Waking up with a headache, an aching neck or a sense of tension and discomfort in the mouth rarely sets anyone up for a positive day ahead. A leading cause of issues such as this is teeth grinding or clenching the jaw overnight.
Some people tense up their jaws due to concentration, anxiety, stress, or even force of habit. However, what can be even worse is when the jaw is brought discomfort while you are asleep, by grinding the teeth, clenching the jaw or other contributing factors.
It might seem an impossible problem – who can get into good habits to help their jaw or teeth while they are asleep, after all? Yet luckily, this is an issue that can be easily remedied with a deeper understanding of the issues – as we’ll explore below.
What’s the medical definition of clenching your jaw overnight?
Clenching the jaw can put excessive pressure on your teeth and facial muscles, as well as its bones. Conditions such as bruxism, as well as temporomandibular joint disorder – better known as TMD or TMJ – show their symptoms as a soreness in your jaw. Unfortunately, that soreness comes from teeth grinding, often while you’re sleeping.
You might be unaware you even have TMD or bruxism, aside from an inexplicable feeling of discomfort some mornings that you have quietly adapted to as ‘part of life’ over time. It might be that your partner or a medical professional has brought up this tendency to clench the jaw and grind your teeth – but there is no need to feel embarrassed.
It all comes down to protecting your teeth or finding the means by which to relax your jaw when settling in for the night – from a night guard to a shift in lifestyle. There are a number of proven remedies out there to help you overcome bruxism and TMJ brought on by overnight teeth grinding.
How to relax the jaw and stop bruxism
Clenching the jaw and grinding the teeth seldom happens as a conscious action. Instead, we usually experience it due to subconscious cues – while it’s happening, we are often deep in thought, or perhaps even worrying.
Finding methods by which to let go of the day when it’s over can help a great deal here – from mindfulness techniques and ways to destress, to journaling thoughts on what’s causing you anxiety and placing them out of sight, and hopefully out of mind.
However, you can take more practical steps too. Your doctor or another medical professional can advise you on choosing a localized and gentle muscle relaxant that can help relieve tension all over your body when you’re ready to sleep – as well as in your jaw.
Sometimes, wearing a custom mouth guard can also help. With a mouth guard, you have the full protection you need to make sure you aren’t teeth grinding and clenching your jaw while you’re asleep – and modern night guard designs are built for comfort and discretion.
What home remedies will stop me clenching my jaw at night?
It may not be the case that you need a muscle relaxant or a night guard in order to enjoy a restful night’s sleep – free from bruxism and TMD. In fact, home remedies remain highly effective today in helping the issue.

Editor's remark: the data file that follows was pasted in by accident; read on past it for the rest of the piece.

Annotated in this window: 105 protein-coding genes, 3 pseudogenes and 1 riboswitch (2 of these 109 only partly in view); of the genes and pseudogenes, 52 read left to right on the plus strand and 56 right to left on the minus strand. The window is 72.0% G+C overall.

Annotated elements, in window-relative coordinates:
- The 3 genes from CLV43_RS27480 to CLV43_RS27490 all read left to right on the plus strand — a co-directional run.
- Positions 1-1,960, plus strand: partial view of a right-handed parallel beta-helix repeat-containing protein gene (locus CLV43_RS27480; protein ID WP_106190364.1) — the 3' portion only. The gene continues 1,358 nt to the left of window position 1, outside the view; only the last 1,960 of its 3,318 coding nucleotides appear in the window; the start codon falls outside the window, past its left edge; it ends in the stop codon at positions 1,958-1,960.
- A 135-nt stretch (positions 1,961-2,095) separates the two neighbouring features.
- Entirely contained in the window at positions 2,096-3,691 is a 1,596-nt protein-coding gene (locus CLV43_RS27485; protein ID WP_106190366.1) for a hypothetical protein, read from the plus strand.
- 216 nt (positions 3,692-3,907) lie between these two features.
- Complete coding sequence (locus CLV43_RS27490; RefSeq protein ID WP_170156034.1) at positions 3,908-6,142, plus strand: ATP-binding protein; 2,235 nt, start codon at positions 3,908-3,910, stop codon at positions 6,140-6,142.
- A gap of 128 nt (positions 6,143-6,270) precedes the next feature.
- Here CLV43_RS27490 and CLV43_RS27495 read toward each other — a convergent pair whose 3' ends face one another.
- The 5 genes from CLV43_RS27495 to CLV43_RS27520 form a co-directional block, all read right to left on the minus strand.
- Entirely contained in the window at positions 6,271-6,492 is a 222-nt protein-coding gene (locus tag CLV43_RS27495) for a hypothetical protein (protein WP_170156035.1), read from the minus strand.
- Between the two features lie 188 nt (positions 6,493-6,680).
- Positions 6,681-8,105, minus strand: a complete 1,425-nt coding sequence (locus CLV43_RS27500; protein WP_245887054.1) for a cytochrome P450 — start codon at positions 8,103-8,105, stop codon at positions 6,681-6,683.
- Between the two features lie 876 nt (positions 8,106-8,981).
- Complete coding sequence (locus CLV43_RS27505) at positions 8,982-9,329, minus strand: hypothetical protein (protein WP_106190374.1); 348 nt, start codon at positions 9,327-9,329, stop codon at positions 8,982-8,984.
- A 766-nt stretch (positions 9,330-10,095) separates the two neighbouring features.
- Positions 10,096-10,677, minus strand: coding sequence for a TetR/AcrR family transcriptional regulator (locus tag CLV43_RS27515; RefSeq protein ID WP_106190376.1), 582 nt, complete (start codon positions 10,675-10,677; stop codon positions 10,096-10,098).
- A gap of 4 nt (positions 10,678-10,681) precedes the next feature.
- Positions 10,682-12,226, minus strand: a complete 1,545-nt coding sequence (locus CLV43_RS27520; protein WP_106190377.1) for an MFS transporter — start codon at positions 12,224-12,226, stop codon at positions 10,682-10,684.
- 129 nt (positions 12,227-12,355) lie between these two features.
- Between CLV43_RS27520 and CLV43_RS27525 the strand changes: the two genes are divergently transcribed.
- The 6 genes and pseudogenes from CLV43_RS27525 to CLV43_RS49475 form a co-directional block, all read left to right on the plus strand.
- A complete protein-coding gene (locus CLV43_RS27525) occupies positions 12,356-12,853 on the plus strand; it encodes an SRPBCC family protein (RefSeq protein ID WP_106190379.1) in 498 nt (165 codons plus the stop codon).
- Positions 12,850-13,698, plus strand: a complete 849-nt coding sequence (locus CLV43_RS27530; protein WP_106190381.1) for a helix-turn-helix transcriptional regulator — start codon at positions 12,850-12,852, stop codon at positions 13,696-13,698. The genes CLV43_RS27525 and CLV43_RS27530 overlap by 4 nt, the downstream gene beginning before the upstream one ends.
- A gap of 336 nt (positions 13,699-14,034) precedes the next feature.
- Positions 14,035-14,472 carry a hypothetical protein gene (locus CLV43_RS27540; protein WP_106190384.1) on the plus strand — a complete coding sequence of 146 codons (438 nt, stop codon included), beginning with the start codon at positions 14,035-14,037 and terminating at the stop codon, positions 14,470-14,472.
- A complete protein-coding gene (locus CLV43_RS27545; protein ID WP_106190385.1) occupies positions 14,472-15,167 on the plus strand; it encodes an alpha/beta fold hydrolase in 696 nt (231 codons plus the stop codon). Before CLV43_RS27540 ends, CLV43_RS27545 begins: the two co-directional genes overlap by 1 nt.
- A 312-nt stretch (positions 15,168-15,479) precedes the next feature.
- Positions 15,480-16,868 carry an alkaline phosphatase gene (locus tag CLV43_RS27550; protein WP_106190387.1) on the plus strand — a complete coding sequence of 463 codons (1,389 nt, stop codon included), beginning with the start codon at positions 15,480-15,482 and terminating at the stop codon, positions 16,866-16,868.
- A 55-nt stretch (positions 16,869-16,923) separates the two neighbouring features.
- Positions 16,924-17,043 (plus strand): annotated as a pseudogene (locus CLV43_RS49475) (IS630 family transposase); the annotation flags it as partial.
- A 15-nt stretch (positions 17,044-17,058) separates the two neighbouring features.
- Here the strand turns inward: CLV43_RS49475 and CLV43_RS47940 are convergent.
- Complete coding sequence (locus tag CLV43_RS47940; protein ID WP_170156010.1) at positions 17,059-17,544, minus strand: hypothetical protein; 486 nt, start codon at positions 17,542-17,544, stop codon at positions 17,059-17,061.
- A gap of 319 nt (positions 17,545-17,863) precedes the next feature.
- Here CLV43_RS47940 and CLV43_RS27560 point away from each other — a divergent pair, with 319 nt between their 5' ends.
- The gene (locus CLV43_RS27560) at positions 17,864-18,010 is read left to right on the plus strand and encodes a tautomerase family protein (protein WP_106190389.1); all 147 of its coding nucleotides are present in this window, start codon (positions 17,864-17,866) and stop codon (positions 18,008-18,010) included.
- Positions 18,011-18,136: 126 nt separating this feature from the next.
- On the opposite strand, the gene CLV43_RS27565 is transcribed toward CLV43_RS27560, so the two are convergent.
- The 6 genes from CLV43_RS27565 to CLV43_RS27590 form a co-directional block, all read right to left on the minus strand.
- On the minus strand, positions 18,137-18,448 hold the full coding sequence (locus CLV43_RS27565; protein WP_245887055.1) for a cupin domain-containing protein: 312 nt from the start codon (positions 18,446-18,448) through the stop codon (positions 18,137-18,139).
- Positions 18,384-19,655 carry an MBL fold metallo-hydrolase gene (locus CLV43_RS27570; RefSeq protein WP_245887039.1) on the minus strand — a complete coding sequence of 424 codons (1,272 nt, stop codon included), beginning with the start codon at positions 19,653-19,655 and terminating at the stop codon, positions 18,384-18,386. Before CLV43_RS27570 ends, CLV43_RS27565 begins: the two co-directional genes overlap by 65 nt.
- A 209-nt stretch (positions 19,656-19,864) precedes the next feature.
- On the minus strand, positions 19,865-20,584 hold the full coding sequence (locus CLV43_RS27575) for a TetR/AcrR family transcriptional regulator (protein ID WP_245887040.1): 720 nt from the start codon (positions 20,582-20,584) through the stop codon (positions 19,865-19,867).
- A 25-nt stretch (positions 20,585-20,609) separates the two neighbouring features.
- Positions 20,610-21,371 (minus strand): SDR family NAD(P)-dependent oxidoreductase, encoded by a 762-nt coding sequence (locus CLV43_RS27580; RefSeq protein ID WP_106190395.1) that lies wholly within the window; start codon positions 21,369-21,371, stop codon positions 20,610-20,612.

The key is to make such jaw relaxing exercises a part of your nightly ritual for getting ready for bed. In front of the bathroom mirror after brushing your teeth, or sitting on your mattress before you put your feet up to lie down, are good examples of when to fit these exercises in.
You might find success by resting the tip of your tongue against the back of your upper teeth, and then opening and closing your mouth a few times. This works out the muscles in your jaw just enough to hopefully avoid them clenching overnight.
Another good way to avoid teeth grinding and jaw clenching when you’re asleep is to do a few broad smile exercises. They involve opening your mouth a couple inches, inhaling deeply and smiling all the while.
Release your grin as you exhale. It might feel a little funny, but these exercises beat the likes of bruxism and TMJ by stretching your jaw and face muscles before you rest for the night.
Plus, if you have things on your mind at night, even faking a smile as per this exercise can lift the spirits – perhaps helping you leave your troubles behind for the night as you drift off for a restful slumber.
Should I get a custom mouth guard for when I’m sleeping?
As you discuss your bruxism and TMD with a doctor, dentist or medical professional, you may agree with them that muscle relaxant prescriptions or jaw exercises aren’t sufficient, or appropriate, for your situation.
Alternatively, you might simply prefer a more practical and tangible way to solve the problem of teeth grinding while you’re asleep at night. A night guard is often very effective in patients when it comes to encouraging the jaw to relax, and preventing teeth grinding while you’re resting.
You may also find that a custom mouth guard is recommended by your doctor or dentist simply to prevent teeth grinding overnight in the medium term – and then introducing lifestyle changes like the ones we have highlighted in today’s article to complement the night guard.
Left unchecked, and without even a night guard to help stop the jaw clenching overnight, you may well find that a good night’s sleep simply isn’t leaving you well rested.
If you’re already seeing earaches, tension headaches and other symptoms caused by TMJ and bruxism developing during your waking hours, it’s wise to seek medical assistance – especially if the home remedies above do no good.
Remember, this is an issue often linked to stress and anxiety. While the modern world certainly likes to hand each of us a huge helping of both from time to time, TMD and bruxism don’t need to steal the restorative qualities of your sleep.